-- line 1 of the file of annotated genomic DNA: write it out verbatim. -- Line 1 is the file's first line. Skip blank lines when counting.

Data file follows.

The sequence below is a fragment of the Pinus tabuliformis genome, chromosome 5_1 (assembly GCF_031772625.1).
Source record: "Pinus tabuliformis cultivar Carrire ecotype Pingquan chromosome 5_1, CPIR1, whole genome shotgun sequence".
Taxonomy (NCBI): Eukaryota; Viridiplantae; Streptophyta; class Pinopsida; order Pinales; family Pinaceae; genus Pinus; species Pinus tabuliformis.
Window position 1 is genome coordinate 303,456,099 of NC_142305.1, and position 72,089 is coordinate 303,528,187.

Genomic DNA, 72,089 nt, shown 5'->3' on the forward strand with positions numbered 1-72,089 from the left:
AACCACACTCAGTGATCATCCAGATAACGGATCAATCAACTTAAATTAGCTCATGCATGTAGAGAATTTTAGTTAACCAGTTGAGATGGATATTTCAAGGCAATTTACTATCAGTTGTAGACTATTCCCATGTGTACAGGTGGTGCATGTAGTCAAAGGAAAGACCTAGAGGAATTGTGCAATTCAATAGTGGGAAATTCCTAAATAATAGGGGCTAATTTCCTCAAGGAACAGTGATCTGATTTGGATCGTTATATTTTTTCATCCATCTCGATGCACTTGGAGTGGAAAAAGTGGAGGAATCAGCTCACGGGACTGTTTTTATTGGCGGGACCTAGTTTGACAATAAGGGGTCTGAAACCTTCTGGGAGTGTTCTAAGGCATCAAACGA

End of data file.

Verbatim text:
The sequence below is a fragment of the Pinus tabuliformis genome, chromosome 5_1 (assembly GCF_031772625.1).